by Kevin Dicciani
The Fresh Artists Mobile Museum of Mini-Masterpieces – a SEPTA bus covered inside and out with the artwork of 33 local students – took to the road and visited the public schools of the students whose artwork is featured on the first-ever “rolling art museum.”
The bus was made possible by an unprecedented partnership between SEPTA, TITAN, the Pennsylvania Horticultural Society and Fresh Artists. It debuted at the 2014 Philadelphia International Flower Show, during which the featured artwork was exhibited at the Market East Concourse for 10 days. It will travel in regular service throughout the city for the remainder of 2014.
Fresh Artists, which initiated the project, is a nonprofit 501(c)(3) organization that focuses on school districts with high proportions of low-income families. It identifies exceptional art from K-12 public schools and invites children to donate the use of their art to help other children, free of charge, and without the expectation of reciprocity.
The group delivers art supplies to schools and designs groundbreaking programs that introduce children to new aesthetic experiences, presenting them with potential pathways for future creative careers, which gives them opportunities to bring about change through their art.
Barbara Chandler Allen, president of Fresh Artists, believes in “Empowerment through Philanthropy,” an impetus behind creating the Mobile Museum. She said the aim of her group and the project is to encourage children to change the world through philanthropy, in which the creativity of children is an indispensable conduit to change.
“Children’s art in unexpected, highly visible places shows people the talent and generosity of children, many of whom struggle with frightening life challenges,” Allen said. “The brilliant art reminds people that regardless of the severe problems in public education, the children in these schools have extraordinary promise and potential.”
Fresh Artists invited all K-12 children in public schools from Philadelphia, Norristown and Chester to adopt and interpret a famous floral still life from one of the four Philadelphia art museums – the Philadelphia Museum of Art, Woodmere Art Museum, the Barnes Foundation and the Pennsylvania Academy of Fine Arts. Allen said the Mobile Museum would help “demystify museums” and give children the chance to feel comfortable in those environments which are typically “stuffy, high-brow, and very, very persnickety.”
More than 350 students submitted their artwork, interpreting paintings by artists such as Cezanne, Matisse, Gauguin and van Gogh. Out of those submissions, 33 pieces of art were selected. Sixteen of those pieces were chosen to be part of Fresh Artists’ award-winning children’s art collection, which is also available for corporate installations in an effort to help raise funds to deliver art supplies for the poorest schools.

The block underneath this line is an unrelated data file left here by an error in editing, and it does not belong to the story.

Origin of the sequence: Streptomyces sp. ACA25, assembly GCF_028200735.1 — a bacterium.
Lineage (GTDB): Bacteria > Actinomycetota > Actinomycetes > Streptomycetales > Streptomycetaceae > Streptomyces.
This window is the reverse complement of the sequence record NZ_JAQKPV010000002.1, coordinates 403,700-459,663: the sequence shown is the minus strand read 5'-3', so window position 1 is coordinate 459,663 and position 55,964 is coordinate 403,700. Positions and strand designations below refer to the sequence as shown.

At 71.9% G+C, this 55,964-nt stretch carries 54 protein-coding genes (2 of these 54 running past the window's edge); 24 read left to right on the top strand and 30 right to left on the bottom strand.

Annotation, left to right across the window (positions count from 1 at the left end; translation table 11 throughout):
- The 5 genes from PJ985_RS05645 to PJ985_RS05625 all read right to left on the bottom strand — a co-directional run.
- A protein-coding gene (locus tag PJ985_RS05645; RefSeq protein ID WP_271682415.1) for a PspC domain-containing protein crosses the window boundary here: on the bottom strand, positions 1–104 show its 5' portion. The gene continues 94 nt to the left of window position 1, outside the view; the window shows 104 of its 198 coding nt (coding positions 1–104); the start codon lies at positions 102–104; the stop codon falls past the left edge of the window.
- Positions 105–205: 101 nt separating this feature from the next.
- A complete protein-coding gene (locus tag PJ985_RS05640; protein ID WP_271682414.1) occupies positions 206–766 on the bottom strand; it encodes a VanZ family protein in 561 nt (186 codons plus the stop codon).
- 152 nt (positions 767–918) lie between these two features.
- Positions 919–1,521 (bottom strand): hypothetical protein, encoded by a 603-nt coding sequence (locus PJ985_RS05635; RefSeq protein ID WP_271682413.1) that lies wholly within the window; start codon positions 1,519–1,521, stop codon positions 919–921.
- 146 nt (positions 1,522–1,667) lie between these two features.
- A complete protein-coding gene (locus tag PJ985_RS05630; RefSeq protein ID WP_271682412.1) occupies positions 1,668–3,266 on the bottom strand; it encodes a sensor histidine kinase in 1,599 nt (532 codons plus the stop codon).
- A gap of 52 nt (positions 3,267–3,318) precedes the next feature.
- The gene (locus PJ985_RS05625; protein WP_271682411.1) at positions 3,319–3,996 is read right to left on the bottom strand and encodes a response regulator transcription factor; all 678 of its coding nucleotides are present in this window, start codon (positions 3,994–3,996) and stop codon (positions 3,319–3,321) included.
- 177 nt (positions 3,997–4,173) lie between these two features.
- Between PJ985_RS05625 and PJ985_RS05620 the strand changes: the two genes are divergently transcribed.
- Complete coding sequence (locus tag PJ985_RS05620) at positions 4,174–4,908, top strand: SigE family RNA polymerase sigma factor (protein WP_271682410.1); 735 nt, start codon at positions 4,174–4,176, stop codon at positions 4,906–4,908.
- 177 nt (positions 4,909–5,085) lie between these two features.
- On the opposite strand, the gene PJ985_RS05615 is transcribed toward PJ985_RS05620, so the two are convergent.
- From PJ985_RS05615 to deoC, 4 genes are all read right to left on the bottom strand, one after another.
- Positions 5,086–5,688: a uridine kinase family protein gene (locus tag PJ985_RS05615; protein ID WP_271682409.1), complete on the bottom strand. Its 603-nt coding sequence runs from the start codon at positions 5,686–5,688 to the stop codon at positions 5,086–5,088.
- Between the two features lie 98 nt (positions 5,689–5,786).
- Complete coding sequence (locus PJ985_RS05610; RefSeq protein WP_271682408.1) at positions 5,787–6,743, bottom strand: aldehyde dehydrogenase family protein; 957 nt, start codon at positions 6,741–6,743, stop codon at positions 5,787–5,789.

On June 11, en route to various public schools in the area, the Mobile Museum made its first stop at John Story Jenks School in Chestnut Hill, where six of its students had their artwork selected to appear on and in the bus. The student-artists got a chance to take pictures with their artwork and proudly display it to their classmates and faculty before the bus traveled to other public schools.
Allen believes that introducing children to making art at an early age removes the fear of creativity, which then fosters their own self-confidence and gives them the ability to succeed in various areas of their life. This concept, coined by an industrial designer David Kelley of IDEO, is called “creative confidence.”
Fresh Artists is the manifestation of this “creative confidence.” Allen believes that “people who think of themselves as ‘creative’ have less anxiety, try harder, and are more resilient in the face of failure.” She also said that people living in deprivation and danger need “art more than anyone in the world.”
It’s a huge reason why Allen believes in displaying the children’s artwork on the sides of SEPTA buses to parade it around the city and draw attention not only to the talented work being done, but also to the cause of cyclical philanthropy – wherein children inspire other children, adults, and adults inspire one another to get involved and continue the philanthropic effort of giving without the necessity of receiving.
Allen said that a fourth grader’s piece of art was recently installed in a law firm. A young lawyer at the firm, she said, remarked that he couldn’t believe the artwork was from a fourth grader.
“All you hear these days is the sad state of the public schools,” he said. “This child shows hope and promise. What can I do to help?”
After seeing Fresh Artists’ idea of cyclical philanthropy in action, Allen hopes that the Mobile Museum becomes an annual event for the city. If it does, it will only draw further attention to the public schools, their art-programs, to the ubiquitous need for quality education, in turn illuminating the promising children who, using creativity to enact change and spread awareness, can lead promising lives in the future if given the chance to do so in the present.
For more information of the Mobile Museum of Mini-Masterpieces and Fresh Artists, visit www.freshartists.org.